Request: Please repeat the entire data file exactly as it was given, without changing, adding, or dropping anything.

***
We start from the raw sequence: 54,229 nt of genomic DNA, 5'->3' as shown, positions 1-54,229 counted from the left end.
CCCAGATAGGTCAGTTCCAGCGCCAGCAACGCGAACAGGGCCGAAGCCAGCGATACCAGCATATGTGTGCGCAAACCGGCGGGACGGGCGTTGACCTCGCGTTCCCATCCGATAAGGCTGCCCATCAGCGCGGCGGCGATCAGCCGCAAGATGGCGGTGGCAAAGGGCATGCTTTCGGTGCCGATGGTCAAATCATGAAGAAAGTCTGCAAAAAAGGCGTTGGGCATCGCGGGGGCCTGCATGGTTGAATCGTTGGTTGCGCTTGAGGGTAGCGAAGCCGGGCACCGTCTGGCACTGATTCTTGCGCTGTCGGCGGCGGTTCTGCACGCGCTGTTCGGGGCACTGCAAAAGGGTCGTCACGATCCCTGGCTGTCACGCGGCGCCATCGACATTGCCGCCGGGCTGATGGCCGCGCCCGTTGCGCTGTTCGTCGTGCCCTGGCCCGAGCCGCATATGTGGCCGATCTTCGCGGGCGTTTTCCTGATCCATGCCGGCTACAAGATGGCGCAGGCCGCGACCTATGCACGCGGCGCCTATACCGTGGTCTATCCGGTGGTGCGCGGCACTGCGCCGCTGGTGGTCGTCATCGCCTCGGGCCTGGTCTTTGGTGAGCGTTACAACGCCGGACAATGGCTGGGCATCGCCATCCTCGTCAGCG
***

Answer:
We start from the raw sequence: 54,229 nt of genomic DNA, 5'->3' as shown, positions 1-54,229 counted from the left end.
CCCAGATAGGTCAGTTCCAGCGCCAGCAACGCGAACAGGGCCGAAGCCAGCGATACCAGCATATGTGTGCGCAAACCGGCGGGACGGGCGTTGACCTCGCGTTCCCATCCGATAAGGCTGCCCATCAGCGCGGCGGCGATCAGCCGCAAGATGGCGGTGGCAAAGGGCATGCTTTCGGTGCCGATGGTCAAATCATGAAGAAAGTCTGCAAAAAAGGCGTTGGGCATCGCGGGGGCCTGCATGGTTGAATCGTTGGTTGCGCTTGAGGGTAGCGAAGCCGGGCACCGTCTGGCACTGATTCTTGCGCTGTCGGCGGCGGTTCTGCACGCGCTGTTCGGGGCACTGCAAAAGGGTCGTCACGATCCCTGGCTGTCACGCGGCGCCATCGACATTGCCGCCGGGCTGATGGCCGCGCCCGTTGCGCTGTTCGTCGTGCCCTGGCCCGAGCCGCATATGTGGCCGATCTTCGCGGGCGTTTTCCTGATCCATGCCGGCTACAAGATGGCGCAGGCCGCGACCTATGCACGCGGCGCCTATACCGTGGTCTATCCGGTGGTGCGCGGCACTGCGCCGCTGGTGGTCGTCATCGCCTCGGGCCTGGTCTTTGGTGAGCGTTACAACGCCGGACAATGGCTGGGCATCGCCATCCTCGTCAGCG